“Why are we engaged in this process?” asks Pallas. “Is it to try to identify precisely for individual students whether they’re above the bar or not? Is it to try to provide feedback to teachers about what students know in a timely way to help them revise their instruction? Is it, as it has been in the past, to try to hold schools and teachers accountable for students’ performance? What the ideal testing system might look like will vary depending on the purpose.”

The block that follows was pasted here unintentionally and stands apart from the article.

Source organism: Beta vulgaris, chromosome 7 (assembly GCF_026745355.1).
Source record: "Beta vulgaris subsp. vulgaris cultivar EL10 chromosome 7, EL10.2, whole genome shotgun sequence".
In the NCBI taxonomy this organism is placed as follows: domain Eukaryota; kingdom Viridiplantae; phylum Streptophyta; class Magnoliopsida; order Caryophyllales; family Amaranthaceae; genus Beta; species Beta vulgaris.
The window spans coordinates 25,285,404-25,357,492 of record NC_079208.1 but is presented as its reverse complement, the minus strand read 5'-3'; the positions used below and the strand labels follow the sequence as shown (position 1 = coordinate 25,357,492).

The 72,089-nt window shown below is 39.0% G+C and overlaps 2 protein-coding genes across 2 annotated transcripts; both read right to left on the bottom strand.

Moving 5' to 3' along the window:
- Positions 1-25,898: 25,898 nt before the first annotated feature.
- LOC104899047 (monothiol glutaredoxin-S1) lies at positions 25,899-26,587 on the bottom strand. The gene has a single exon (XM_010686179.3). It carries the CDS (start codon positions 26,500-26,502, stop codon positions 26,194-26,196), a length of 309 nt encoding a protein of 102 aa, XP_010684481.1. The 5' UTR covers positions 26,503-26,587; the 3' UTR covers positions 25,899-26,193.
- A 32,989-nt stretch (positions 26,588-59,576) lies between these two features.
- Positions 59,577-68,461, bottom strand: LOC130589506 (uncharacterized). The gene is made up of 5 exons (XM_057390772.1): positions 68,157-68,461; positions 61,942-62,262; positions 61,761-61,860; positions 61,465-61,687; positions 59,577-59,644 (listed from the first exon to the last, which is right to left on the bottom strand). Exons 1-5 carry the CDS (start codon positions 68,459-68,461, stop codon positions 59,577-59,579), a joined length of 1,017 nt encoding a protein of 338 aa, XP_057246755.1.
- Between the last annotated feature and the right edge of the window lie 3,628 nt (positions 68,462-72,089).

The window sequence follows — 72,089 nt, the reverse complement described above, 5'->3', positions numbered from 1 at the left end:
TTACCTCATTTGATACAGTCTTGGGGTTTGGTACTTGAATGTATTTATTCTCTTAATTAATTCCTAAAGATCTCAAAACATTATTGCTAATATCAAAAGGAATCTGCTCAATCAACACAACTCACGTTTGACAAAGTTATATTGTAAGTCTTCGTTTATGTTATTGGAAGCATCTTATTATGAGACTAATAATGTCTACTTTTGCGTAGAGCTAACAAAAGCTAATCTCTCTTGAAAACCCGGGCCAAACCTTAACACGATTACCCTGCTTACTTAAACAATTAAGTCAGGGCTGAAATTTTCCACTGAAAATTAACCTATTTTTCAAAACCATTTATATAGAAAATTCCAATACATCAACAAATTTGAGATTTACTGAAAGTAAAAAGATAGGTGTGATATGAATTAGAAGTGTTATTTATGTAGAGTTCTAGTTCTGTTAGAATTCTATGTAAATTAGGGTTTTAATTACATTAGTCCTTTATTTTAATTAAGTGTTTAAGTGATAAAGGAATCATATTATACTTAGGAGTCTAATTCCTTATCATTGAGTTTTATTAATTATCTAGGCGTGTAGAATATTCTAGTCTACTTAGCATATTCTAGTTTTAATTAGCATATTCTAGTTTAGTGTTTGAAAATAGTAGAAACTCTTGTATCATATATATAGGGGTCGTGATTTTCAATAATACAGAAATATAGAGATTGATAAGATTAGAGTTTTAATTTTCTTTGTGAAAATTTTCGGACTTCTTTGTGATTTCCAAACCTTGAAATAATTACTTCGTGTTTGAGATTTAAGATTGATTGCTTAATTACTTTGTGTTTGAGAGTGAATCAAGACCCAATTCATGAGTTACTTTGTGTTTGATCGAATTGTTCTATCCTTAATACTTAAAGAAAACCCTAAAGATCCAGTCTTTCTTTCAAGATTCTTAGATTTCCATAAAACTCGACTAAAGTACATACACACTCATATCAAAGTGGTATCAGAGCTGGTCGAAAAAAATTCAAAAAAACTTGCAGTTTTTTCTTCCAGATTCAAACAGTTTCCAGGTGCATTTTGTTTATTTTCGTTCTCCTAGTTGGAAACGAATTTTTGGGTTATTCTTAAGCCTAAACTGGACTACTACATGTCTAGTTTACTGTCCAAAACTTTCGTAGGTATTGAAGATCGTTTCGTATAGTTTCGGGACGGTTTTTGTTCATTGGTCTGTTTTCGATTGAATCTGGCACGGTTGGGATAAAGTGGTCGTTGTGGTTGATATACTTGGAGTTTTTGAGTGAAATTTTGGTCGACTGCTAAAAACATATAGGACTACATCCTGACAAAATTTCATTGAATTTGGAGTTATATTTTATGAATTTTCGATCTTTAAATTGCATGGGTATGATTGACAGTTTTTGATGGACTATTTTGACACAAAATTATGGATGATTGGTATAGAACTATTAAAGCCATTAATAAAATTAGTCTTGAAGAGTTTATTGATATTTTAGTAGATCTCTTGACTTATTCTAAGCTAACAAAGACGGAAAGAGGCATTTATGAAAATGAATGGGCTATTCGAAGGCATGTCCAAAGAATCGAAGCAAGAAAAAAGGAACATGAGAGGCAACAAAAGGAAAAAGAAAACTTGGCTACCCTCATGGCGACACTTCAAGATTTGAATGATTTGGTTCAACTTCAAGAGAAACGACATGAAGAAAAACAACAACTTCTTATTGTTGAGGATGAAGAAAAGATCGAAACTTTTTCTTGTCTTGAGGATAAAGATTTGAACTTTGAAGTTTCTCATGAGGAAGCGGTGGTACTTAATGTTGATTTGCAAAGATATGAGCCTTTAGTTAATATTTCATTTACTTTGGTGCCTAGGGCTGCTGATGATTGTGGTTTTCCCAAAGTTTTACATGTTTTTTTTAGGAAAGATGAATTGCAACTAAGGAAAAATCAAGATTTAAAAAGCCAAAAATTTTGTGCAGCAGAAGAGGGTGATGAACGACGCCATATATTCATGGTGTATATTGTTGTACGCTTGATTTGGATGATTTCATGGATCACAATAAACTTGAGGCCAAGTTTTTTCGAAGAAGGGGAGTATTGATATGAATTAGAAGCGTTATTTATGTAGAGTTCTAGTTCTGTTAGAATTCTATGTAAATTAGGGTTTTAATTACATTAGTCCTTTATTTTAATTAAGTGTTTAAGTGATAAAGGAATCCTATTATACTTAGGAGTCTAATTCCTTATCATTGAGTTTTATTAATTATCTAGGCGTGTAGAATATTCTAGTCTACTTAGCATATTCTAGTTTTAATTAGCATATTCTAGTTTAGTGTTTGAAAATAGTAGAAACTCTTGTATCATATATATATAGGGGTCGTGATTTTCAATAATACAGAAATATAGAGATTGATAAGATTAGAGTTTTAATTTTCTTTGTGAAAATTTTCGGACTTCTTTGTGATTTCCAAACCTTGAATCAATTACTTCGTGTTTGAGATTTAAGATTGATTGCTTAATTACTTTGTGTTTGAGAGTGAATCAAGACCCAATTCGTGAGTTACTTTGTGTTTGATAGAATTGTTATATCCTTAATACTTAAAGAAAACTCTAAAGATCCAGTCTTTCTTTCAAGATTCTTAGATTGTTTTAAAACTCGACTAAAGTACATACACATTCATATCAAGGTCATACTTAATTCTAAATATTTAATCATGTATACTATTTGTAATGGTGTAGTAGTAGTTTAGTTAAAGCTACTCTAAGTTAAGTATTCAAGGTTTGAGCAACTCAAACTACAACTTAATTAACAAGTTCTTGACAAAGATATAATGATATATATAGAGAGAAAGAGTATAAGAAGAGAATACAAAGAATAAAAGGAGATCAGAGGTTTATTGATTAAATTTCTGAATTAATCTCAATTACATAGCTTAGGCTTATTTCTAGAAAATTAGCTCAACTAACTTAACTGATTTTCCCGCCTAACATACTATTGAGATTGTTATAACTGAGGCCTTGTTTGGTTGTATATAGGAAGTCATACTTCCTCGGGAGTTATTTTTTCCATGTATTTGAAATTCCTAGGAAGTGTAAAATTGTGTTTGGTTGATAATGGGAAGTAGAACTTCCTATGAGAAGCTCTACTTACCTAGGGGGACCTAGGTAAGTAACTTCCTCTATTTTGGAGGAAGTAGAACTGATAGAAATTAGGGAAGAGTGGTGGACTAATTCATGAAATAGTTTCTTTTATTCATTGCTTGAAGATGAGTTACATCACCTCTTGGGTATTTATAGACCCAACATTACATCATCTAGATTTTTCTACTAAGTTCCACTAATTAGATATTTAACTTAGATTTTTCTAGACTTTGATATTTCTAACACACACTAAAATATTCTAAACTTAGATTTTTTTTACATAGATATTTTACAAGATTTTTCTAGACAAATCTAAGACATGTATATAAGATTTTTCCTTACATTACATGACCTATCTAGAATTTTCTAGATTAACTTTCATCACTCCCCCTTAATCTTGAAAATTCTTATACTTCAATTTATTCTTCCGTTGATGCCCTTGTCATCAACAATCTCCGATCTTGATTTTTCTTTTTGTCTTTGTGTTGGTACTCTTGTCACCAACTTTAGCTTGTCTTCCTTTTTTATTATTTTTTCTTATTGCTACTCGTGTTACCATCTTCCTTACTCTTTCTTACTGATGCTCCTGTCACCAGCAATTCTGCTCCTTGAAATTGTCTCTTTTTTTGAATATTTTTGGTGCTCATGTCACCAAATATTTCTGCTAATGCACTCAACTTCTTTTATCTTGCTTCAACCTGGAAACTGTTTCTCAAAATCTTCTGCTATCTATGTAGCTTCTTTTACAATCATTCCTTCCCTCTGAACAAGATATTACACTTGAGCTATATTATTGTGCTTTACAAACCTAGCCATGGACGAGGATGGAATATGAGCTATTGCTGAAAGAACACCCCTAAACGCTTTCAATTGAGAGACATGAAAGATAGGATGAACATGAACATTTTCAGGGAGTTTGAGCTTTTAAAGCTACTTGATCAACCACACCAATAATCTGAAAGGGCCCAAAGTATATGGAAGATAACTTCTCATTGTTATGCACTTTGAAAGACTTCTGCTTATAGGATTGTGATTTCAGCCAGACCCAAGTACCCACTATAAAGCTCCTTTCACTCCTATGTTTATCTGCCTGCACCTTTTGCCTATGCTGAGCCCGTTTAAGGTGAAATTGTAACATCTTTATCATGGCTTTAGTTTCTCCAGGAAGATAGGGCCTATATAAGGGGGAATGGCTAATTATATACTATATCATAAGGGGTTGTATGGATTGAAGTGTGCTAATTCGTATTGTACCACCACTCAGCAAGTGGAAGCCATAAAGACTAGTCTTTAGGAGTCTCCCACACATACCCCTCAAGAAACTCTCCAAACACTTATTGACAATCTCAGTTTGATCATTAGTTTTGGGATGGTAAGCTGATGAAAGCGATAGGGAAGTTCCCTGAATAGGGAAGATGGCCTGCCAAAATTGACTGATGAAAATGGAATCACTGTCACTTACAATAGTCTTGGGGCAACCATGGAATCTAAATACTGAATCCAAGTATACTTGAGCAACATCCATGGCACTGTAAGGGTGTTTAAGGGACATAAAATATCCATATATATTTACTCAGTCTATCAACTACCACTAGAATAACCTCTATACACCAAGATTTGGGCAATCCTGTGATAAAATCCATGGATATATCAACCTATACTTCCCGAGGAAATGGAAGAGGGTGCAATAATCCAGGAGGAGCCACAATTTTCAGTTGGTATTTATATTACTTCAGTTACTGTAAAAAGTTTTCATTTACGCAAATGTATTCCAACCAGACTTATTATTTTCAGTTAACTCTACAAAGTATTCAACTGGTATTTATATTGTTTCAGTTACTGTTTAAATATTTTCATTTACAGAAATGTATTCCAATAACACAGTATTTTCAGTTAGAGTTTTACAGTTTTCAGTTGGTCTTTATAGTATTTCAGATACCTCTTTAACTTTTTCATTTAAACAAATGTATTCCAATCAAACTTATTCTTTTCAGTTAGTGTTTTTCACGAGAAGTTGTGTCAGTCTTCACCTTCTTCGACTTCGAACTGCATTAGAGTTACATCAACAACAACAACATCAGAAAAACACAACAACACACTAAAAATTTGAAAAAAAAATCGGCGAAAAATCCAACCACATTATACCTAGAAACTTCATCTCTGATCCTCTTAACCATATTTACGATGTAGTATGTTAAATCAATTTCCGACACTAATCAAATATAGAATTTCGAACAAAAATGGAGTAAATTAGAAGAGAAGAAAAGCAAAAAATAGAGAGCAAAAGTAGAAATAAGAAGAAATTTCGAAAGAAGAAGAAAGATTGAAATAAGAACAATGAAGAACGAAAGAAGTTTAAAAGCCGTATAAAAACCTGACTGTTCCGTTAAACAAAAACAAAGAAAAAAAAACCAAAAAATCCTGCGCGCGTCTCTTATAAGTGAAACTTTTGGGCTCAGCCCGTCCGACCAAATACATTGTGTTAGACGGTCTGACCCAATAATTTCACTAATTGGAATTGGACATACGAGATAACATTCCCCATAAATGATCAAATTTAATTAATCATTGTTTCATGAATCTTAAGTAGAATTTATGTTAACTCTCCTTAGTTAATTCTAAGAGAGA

Most of the initial testing uproar was centered in the sections of New York that might be called the Louis CK districts. An opt-out map published last summer by education news site Chalkbeat revealed red dots — marking schools where over 20 percent of students opted out — marching down through Manhattan and halting in brownstone Brooklyn, with the outer boroughs largely untouched. That demographic pattern was largely replicated at the state level: Over 20 percent of parents statewide opted out, mostly on Long Island and in majority-white counties upstate, but only 1.4 percent in the city. Those numbers have helped feed the belief that, as then–U.S. education secretary Arne Duncan proclaimed in 2013, the opt-out movement consists of “white suburban moms who — all of a sudden — [worry that] their child isn’t as brilliant as they thought they were, and their school isn’t quite as good as they thought they were.”